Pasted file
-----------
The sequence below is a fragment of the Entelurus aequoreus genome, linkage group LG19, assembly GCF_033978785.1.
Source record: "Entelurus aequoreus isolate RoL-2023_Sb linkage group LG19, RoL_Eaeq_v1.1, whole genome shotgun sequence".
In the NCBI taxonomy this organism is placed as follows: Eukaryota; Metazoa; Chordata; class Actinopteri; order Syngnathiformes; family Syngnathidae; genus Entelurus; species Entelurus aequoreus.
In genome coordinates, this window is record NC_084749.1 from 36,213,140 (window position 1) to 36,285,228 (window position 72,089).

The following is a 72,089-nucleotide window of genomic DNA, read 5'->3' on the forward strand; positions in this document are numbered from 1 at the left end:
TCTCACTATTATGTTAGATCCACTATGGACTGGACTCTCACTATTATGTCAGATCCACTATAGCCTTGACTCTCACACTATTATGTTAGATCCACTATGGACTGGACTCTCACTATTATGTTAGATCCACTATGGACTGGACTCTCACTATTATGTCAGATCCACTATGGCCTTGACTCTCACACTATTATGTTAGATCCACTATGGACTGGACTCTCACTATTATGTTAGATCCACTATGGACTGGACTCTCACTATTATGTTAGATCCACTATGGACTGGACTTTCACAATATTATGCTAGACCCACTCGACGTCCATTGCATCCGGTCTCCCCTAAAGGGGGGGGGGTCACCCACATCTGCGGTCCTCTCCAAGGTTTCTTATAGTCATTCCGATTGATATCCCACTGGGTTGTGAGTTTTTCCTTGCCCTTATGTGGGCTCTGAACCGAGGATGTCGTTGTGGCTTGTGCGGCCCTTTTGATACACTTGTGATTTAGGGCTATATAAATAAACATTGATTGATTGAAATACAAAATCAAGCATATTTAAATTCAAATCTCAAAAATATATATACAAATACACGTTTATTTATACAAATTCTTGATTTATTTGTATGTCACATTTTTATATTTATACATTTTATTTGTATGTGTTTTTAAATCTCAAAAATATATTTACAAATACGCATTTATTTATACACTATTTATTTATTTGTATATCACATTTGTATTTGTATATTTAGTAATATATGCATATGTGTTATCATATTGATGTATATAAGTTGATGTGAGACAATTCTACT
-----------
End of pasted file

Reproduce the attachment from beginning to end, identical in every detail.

The sequence below is a fragment of the Entelurus aequoreus genome, linkage group LG19, assembly GCF_033978785.1.
Source record: "Entelurus aequoreus isolate RoL-2023_Sb linkage group LG19, RoL_Eaeq_v1.1, whole genome shotgun sequence".
In the NCBI taxonomy this organism is placed as follows: Eukaryota; Metazoa; Chordata; class Actinopteri; order Syngnathiformes; family Syngnathidae; genus Entelurus; species Entelurus aequoreus.
In genome coordinates, this window is record NC_084749.1 from 36,213,140 (window position 1) to 36,285,228 (window position 72,089).

The following is a 72,089-nucleotide window of genomic DNA, read 5'->3' on the forward strand; positions in this document are numbered from 1 at the left end:
TCTCACTATTATGTTAGATCCACTATGGACTGGACTCTCACTATTATGTCAGATCCACTATAGCCTTGACTCTCACACTATTATGTTAGATCCACTATGGACTGGACTCTCACTATTATGTTAGATCCACTATGGACTGGACTCTCACTATTATGTCAGATCCACTATGGCCTTGACTCTCACACTATTATGTTAGATCCACTATGGACTGGACTCTCACTATTATGTTAGATCCACTATGGACTGGACTCTCACTATTATGTTAGATCCACTATGGACTGGACTTTCACAATATTATGCTAGACCCACTCGACGTCCATTGCATCCGGTCTCCCCTAAAGGGGGGGGGGTCACCCACATCTGCGGTCCTCTCCAAGGTTTCTTATAGTCATTCCGATTGATATCCCACTGGGTTGTGAGTTTTTCCTTGCCCTTATGTGGGCTCTGAACCGAGGATGTCGTTGTGGCTTGTGCGGCCCTTTTGATACACTTGTGATTTAGGGCTATATAAATAAACATTGATTGATTGAAATACAAAATCAAGCATATTTAAATTCAAATCTCAAAAATATATATACAAATACACGTTTATTTATACAAATTCTTGATTTATTTGTATGTCACATTTTTATATTTATACATTTTATTTGTATGTGTTTTTAAATCTCAAAAATATATTTACAAATACGCATTTATTTATACACTATTTATTTATTTGTATATCACATTTGTATTTGTATATTTAGTAATATATGCATATGTGTTATCATATTGATGTATATAAGTTGATGTGAGACAATTCTACT